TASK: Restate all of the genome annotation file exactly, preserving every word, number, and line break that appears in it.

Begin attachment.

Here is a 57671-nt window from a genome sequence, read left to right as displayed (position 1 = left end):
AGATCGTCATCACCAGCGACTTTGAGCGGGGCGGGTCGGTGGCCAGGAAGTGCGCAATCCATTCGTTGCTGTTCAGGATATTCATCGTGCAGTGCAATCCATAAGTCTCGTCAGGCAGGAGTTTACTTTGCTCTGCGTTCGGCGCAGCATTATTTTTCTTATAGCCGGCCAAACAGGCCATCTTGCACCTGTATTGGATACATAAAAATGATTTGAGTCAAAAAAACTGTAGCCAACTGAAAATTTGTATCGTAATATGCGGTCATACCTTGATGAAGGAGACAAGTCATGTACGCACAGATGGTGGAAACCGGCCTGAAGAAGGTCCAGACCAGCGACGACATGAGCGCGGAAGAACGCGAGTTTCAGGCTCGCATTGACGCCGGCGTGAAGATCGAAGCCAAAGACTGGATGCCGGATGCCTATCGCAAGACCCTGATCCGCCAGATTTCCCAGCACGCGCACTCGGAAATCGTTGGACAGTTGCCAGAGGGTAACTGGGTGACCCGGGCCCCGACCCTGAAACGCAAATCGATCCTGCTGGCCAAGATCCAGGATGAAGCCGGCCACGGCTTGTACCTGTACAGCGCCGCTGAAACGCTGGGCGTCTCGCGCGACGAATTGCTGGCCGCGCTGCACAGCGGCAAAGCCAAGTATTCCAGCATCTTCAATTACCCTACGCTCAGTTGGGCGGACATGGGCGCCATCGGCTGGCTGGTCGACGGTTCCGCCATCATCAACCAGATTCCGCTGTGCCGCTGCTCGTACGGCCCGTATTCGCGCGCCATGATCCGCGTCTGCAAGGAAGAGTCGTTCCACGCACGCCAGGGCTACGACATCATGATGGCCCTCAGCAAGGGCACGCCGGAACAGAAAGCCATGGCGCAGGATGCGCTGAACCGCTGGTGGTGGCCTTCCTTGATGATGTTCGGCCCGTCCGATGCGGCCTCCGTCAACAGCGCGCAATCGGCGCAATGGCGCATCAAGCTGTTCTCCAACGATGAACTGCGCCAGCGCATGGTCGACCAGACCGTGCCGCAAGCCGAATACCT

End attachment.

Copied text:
Here is a 57671-nt window from a genome sequence, read left to right as displayed (position 1 = left end):
AGATCGTCATCACCAGCGACTTTGAGCGGGGCGGGTCGGTGGCCAGGAAGTGCGCAATCCATTCGTTGCTGTTCAGGATATTCATCGTGCAGTGCAATCCATAAGTCTCGTCAGGCAGGAGTTTACTTTGCTCTGCGTTCGGCGCAGCATTATTTTTCTTATAGCCGGCCAAACAGGCCATCTTGCACCTGTATTGGATACATAAAAATGATTTGAGTCAAAAAAACTGTAGCCAACTGAAAATTTGTATCGTAATATGCGGTCATACCTTGATGAAGGAGACAAGTCATGTACGCACAGATGGTGGAAACCGGCCTGAAGAAGGTCCAGACCAGCGACGACATGAGCGCGGAAGAACGCGAGTTTCAGGCTCGCATTGACGCCGGCGTGAAGATCGAAGCCAAAGACTGGATGCCGGATGCCTATCGCAAGACCCTGATCCGCCAGATTTCCCAGCACGCGCACTCGGAAATCGTTGGACAGTTGCCAGAGGGTAACTGGGTGACCCGGGCCCCGACCCTGAAACGCAAATCGATCCTGCTGGCCAAGATCCAGGATGAAGCCGGCCACGGCTTGTACCTGTACAGCGCCGCTGAAACGCTGGGCGTCTCGCGCGACGAATTGCTGGCCGCGCTGCACAGCGGCAAAGCCAAGTATTCCAGCATCTTCAATTACCCTACGCTCAGTTGGGCGGACATGGGCGCCATCGGCTGGCTGGTCGACGGTTCCGCCATCATCAACCAGATTCCGCTGTGCCGCTGCTCGTACGGCCCGTATTCGCGCGCCATGATCCGCGTCTGCAAGGAAGAGTCGTTCCACGCACGCCAGGGCTACGACATCATGATGGCCCTCAGCAAGGGCACGCCGGAACAGAAAGCCATGGCGCAGGATGCGCTGAACCGCTGGTGGTGGCCTTCCTTGATGATGTTCGGCCCGTCCGATGCGGCCTCCGTCAACAGCGCGCAATCGGCGCAATGGCGCATCAAGCTGTTCTCCAACGATGAACTGCGCCAGCGCATGGTCGACCAGACCGTGCCGCAAGCCGAATACCT